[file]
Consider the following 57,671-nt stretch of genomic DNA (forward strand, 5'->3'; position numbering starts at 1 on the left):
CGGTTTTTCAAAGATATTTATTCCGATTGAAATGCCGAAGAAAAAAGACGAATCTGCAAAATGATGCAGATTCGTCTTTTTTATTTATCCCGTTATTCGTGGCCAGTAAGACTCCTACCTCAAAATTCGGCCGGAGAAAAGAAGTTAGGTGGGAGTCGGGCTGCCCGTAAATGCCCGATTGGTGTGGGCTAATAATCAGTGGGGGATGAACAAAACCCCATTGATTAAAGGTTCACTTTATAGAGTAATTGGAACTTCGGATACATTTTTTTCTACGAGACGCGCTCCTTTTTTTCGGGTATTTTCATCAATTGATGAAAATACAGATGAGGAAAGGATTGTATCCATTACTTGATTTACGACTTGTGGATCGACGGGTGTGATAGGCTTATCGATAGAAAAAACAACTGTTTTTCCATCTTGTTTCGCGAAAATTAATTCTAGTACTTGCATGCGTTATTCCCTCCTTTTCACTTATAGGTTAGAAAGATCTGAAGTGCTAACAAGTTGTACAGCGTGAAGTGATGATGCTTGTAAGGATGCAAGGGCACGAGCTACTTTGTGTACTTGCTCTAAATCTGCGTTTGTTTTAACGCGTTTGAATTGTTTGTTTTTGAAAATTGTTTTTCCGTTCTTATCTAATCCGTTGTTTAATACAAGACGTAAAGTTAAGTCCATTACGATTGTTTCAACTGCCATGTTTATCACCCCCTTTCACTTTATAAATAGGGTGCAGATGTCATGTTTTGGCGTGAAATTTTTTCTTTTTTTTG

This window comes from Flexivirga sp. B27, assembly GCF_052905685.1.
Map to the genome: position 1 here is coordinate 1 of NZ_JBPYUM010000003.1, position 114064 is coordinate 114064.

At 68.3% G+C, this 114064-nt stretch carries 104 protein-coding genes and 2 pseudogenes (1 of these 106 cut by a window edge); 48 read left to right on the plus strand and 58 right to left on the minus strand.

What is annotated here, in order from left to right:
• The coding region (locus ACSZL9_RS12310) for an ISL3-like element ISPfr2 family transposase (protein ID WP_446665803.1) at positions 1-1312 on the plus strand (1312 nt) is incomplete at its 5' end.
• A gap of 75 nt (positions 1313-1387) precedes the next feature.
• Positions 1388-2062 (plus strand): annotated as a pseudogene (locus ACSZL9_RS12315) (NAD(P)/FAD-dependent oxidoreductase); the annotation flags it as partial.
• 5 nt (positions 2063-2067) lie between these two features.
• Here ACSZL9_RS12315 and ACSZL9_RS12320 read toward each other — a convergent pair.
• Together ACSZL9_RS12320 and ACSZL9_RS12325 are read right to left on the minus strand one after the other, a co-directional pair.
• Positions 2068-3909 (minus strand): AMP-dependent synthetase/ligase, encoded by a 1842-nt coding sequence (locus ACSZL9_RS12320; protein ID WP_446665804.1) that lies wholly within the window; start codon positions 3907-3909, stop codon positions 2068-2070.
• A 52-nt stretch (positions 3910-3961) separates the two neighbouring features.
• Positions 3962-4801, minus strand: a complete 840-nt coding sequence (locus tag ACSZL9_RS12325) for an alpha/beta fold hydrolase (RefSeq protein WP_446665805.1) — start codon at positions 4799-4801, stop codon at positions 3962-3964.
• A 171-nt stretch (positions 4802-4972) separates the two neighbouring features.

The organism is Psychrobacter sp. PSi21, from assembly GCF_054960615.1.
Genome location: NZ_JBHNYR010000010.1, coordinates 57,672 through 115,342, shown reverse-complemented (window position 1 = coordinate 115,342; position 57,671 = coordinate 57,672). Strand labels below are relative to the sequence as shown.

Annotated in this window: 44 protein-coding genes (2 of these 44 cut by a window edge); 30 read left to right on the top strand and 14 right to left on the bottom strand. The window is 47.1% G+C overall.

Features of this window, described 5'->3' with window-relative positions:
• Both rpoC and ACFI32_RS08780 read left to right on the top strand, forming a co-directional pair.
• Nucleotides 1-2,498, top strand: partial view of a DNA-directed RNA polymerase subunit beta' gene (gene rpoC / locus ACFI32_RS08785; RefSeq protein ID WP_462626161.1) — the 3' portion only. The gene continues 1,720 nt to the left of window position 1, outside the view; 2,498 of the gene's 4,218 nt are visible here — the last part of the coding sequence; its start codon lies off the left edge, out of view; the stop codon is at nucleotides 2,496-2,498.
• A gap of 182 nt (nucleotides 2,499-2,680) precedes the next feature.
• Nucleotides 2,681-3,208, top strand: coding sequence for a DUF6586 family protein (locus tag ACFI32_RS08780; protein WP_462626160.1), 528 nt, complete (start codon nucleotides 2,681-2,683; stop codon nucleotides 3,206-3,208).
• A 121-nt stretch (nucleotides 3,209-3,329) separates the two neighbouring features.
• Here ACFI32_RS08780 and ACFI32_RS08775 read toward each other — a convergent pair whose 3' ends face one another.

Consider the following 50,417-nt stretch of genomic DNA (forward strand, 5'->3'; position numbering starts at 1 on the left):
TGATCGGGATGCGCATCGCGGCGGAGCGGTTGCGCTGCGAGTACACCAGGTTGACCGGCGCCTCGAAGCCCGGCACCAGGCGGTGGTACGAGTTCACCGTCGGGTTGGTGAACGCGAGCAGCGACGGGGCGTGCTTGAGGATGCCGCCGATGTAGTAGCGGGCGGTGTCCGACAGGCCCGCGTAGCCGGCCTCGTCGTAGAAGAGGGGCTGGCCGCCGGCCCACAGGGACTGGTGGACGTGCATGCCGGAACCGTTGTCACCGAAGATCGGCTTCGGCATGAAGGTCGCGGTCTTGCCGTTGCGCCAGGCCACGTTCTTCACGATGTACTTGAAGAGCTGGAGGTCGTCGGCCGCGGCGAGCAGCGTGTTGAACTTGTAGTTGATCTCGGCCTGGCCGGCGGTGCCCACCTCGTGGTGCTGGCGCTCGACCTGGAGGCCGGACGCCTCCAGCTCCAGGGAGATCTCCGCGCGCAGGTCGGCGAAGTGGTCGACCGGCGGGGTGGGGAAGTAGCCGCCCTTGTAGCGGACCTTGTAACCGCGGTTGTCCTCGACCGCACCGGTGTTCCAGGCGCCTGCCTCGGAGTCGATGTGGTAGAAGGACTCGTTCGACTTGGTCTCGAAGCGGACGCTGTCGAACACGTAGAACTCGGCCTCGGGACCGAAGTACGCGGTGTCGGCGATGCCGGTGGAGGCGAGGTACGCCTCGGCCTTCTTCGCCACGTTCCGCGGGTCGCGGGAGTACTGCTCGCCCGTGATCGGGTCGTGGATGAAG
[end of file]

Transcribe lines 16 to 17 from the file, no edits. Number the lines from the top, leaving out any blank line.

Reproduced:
• A 171-nt stretch (positions 4802-4972) separates the two neighbouring features.

The organism is Psychrobacter sp. PSi21, from assembly GCF_054960615.1.